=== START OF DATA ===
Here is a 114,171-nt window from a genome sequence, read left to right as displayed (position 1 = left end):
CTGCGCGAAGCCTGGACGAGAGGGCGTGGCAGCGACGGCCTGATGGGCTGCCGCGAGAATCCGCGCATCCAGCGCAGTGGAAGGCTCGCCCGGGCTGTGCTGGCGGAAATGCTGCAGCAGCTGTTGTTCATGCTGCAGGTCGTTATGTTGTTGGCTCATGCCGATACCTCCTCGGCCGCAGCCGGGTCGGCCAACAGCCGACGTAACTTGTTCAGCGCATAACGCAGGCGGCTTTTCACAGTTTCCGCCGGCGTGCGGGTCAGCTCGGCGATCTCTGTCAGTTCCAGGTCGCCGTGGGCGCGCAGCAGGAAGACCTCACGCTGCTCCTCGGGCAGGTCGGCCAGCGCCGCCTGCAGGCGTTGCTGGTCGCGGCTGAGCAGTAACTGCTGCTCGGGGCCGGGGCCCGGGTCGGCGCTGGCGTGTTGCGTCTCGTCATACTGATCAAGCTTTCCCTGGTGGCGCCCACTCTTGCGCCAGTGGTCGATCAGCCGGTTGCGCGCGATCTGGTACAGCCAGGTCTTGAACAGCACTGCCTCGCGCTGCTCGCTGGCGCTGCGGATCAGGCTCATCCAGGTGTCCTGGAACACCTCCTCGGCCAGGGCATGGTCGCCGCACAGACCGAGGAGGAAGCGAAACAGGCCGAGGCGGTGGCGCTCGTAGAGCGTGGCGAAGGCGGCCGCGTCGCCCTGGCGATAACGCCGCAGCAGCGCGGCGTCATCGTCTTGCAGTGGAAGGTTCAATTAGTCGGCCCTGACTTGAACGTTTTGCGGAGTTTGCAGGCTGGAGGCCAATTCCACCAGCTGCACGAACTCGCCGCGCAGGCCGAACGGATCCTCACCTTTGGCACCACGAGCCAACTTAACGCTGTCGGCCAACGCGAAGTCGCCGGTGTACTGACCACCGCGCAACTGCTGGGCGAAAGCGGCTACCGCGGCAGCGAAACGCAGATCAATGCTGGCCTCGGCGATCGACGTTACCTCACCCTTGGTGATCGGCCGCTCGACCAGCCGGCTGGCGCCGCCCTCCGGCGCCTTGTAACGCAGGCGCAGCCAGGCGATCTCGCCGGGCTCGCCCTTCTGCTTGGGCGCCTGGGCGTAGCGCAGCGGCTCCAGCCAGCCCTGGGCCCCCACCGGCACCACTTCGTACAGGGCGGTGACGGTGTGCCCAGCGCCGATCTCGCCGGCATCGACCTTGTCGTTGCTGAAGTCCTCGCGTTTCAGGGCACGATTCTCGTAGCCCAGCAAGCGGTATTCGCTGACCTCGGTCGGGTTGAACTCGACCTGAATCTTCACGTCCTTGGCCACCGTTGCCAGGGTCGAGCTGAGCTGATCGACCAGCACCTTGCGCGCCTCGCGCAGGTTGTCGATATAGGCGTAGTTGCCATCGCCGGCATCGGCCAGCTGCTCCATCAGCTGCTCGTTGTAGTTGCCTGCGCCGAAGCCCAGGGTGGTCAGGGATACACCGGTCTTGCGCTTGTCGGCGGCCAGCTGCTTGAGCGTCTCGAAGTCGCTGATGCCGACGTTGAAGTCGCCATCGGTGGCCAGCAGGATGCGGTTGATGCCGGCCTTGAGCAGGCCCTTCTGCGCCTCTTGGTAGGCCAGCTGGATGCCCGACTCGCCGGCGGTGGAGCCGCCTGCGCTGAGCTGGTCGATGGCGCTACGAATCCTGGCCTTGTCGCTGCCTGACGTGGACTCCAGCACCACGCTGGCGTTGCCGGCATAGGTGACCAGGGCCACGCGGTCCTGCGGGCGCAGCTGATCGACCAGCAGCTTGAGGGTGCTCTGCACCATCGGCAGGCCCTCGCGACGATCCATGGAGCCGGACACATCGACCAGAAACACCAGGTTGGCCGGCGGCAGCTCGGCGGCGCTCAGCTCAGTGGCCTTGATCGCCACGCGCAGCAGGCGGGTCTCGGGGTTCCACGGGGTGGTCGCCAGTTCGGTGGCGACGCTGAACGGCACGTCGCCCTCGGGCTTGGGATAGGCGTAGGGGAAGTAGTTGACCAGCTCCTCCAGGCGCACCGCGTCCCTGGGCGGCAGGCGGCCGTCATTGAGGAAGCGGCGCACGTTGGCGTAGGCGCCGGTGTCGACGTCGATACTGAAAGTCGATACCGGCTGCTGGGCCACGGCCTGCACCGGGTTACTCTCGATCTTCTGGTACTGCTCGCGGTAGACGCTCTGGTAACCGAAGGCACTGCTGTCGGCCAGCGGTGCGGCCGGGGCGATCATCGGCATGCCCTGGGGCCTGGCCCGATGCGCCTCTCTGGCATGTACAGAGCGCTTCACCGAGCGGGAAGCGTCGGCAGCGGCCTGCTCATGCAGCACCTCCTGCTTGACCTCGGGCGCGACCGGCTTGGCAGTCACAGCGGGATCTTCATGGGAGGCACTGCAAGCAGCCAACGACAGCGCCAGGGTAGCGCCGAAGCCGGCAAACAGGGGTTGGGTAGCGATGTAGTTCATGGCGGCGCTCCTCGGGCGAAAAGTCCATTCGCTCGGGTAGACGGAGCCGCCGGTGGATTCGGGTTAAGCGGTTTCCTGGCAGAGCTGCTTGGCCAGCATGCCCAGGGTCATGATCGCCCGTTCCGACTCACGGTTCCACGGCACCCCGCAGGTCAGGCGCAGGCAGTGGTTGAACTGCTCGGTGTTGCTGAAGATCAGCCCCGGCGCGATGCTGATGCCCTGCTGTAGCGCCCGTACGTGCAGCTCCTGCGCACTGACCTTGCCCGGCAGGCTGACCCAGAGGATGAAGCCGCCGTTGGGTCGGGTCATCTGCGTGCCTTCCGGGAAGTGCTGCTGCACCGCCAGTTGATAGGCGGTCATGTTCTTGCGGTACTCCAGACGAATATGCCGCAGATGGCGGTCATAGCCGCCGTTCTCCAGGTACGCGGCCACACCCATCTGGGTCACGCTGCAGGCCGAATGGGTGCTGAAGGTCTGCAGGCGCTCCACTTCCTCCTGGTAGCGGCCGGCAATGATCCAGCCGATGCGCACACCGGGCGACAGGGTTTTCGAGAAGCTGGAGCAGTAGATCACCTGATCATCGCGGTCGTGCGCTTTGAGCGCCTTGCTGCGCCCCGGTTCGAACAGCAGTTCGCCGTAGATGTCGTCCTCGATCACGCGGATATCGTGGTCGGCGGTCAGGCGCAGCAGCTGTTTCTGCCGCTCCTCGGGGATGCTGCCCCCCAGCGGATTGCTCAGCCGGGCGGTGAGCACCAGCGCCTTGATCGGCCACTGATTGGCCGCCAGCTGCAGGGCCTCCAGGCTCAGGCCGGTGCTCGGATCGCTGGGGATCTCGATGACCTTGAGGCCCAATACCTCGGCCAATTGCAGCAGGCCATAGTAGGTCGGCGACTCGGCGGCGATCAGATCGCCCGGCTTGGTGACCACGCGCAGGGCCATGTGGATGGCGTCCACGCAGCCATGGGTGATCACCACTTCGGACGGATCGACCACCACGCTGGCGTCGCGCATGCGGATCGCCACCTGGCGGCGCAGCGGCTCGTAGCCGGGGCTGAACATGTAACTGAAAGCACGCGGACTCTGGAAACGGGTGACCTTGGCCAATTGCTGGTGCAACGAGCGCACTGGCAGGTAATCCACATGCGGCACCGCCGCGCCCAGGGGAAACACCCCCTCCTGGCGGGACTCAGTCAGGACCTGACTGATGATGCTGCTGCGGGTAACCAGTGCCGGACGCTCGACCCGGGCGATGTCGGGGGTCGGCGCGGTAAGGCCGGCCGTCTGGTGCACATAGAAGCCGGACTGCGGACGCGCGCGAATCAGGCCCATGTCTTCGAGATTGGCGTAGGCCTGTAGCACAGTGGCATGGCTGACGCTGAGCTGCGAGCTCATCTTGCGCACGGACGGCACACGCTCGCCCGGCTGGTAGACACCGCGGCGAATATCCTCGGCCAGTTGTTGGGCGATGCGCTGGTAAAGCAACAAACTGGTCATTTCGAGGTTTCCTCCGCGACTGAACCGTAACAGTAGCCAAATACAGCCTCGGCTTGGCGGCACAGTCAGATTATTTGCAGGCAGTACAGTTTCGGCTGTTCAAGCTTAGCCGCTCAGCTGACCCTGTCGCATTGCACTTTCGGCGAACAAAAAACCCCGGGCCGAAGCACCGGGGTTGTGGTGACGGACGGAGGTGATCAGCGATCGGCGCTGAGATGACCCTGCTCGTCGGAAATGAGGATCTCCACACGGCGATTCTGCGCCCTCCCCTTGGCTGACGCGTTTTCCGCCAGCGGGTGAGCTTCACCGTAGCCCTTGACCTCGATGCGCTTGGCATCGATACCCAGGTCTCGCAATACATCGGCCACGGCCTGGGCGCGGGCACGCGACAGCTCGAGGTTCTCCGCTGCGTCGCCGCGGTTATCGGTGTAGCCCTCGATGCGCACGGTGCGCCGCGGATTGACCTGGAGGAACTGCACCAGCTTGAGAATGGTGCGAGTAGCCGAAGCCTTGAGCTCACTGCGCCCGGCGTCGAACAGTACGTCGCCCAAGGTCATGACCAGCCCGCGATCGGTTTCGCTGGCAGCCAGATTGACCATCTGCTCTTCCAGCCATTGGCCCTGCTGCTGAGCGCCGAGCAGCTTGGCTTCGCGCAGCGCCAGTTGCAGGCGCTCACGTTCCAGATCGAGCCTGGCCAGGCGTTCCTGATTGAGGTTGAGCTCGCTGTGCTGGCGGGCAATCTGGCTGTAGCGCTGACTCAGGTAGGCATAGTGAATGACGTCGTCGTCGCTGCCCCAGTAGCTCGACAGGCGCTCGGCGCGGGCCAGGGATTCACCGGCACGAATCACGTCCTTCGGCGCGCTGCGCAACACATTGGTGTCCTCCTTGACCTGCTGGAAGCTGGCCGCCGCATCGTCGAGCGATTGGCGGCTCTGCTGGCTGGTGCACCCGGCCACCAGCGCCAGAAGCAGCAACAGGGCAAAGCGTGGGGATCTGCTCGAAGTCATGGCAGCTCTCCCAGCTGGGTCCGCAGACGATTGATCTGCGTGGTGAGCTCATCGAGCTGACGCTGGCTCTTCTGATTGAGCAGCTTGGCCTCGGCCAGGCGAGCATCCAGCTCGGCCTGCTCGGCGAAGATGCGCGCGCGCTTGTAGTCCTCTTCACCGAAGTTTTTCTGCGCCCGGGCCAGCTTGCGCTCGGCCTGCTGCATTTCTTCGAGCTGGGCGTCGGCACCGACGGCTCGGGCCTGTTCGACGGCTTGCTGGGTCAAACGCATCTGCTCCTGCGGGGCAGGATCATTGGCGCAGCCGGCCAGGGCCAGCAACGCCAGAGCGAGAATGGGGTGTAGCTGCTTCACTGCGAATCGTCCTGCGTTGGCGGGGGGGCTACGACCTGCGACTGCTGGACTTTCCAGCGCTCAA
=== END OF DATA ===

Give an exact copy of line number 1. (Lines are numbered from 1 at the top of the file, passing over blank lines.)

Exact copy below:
Here is a 114,171-nt window from a genome sequence, read left to right as displayed (position 1 = left end):